Believed by Mormons to have paved the way for all mankind to be resurrected from the dead. Its power to forgive sins becomes efficacious only after the Mormon successfully repents of all his sins and follows Christ's perfect example.
is not the shedding of Christ’s blood, but "At-one-ment." "Lifting the whole man into Christ Consciousness." The Biblical account is metaphorical, not real.
(v. atone) To make right with God by satisfying the penalty for breaking relationship; in the Old Testament this was done through offering sacrifices to God. See Yom Kippur (Day of Atonement). See Chapter 4.
In general, an act that unites enemies as friends. In Christianity, the doctrine that Christ's death has the power of canceling the sins of those Christians who are " saved."
An English term originally coined in 1526 by William Tyndale to translate the Latin term reconciliatio, which has since come to have the developed meaning of "the work of Christ" or "the benefits of Christ gained for believers by his death and resurrection".
the Holy Spirit's plan of correction to undo the ego and heal the belief in separation; came into being after the separation, and will be completed when every separated Son has fulfilled his part in the Atonement by total forgiveness; its principle is that the separation never occurred.
Satisfaction for wrongdoing or debt. In Christianity, the saving work of Jesus Christ on the cross (specifically His death) by which sinful human beings are restored to fellowship with their holy and just God.
in the Christian tradition, the "at-one-ment," or the restoration of relationship with God, through Jesus Christ.
The atonement is a doctrine found within both Christianity and Judaism. It describes how sin can be forgiven by God. In Judaism, Atonement is said to be the process of forgiving or pardoning a transgression.
The governmental view of the atonement (also known as the moral government theory) is a doctrine in Christian theology concerning the meaning and effect of the death of Jesus Christ and has been traditionally taught in Arminian circles. Drawing primarily from the works of Jacobus Arminius and Hugo Grotius, the governmental theory teaches that Christ suffered for humankind so that God could forgive humans apart from punishment while still maintaining divine justice.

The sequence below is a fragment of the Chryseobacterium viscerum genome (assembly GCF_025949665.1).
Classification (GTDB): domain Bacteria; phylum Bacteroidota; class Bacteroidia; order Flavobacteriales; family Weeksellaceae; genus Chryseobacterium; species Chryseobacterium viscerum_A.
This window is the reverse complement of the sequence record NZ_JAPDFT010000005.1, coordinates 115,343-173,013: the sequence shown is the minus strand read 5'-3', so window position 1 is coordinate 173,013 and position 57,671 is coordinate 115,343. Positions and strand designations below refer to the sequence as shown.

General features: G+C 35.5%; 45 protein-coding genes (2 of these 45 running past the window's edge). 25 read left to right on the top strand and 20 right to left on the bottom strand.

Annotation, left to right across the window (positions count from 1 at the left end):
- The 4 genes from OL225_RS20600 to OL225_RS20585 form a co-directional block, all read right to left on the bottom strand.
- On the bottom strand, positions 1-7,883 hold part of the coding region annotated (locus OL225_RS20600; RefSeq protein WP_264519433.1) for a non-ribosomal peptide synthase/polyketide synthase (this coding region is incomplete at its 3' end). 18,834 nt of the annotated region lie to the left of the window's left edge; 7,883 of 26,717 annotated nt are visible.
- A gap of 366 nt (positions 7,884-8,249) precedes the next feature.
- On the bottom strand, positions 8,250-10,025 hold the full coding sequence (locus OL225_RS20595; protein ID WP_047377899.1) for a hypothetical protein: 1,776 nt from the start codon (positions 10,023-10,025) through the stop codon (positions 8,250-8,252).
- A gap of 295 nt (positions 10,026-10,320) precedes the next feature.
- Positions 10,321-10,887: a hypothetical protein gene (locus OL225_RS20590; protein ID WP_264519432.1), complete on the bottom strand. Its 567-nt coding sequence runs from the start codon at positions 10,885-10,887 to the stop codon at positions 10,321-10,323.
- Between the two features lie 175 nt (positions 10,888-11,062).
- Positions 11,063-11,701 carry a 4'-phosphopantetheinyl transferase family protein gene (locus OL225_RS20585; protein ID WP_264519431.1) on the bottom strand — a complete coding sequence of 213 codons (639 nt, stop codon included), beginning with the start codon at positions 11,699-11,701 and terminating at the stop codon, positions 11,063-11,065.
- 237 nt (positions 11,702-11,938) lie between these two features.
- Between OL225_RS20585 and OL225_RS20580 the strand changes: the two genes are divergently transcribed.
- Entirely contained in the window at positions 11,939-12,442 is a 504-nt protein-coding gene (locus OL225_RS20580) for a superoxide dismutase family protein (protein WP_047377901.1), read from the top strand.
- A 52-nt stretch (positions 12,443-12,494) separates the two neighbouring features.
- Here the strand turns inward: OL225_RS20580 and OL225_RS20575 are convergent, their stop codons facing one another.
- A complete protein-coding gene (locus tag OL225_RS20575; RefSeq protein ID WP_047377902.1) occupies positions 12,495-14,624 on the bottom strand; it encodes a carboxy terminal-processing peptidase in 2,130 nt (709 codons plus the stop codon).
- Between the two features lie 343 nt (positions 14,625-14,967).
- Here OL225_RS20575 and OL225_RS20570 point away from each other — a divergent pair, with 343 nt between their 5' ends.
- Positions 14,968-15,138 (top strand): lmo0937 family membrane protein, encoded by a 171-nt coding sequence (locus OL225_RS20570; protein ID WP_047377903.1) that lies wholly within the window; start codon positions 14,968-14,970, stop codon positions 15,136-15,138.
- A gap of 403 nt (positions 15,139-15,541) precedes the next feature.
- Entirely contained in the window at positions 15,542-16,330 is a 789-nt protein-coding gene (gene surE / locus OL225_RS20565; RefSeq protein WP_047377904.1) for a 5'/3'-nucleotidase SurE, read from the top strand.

The satisfaction view of the atonement is a doctrine in Christian theology related to the meaning and effect of the death of Jesus Christ and has been traditionally taught in Catholic, Lutheran, and Reformed circles. Drawing primarily from the works of Anselm of Canterbury , the satisfaction theory teaches that Christ suffered as a substitute on behalf of humankind satisfying the demands of God's honor by his infinite merit. Anselm regarded his satisfaction view of the atonement as a distinct improvement over the older ransom theory of the atonement, which he saw as inadequate.
The moral influence view of the atonement is a doctrine in Christian theology related to the meaning and effect of the death of Jesus Christ. While it originated in the Middle Ages it has been largely taught in liberal Christian circles, most famously by Charles G. Finney, whose Systematic Theology expounded heavily upon it.
The ransom view of the atonement, sometimes called the classical view of atonement, "http://www.religioustolerance.org/chr_atone7.htm The Ransom Theory" at religioustolerance.org. Accessed Nov. 20, 2006 is one of several doctrines in Christian theology related to the meaning and effect of the death of Jesus Christ. The first major theory of the atonement, it originated in the early Church, particularly in the work of Origen.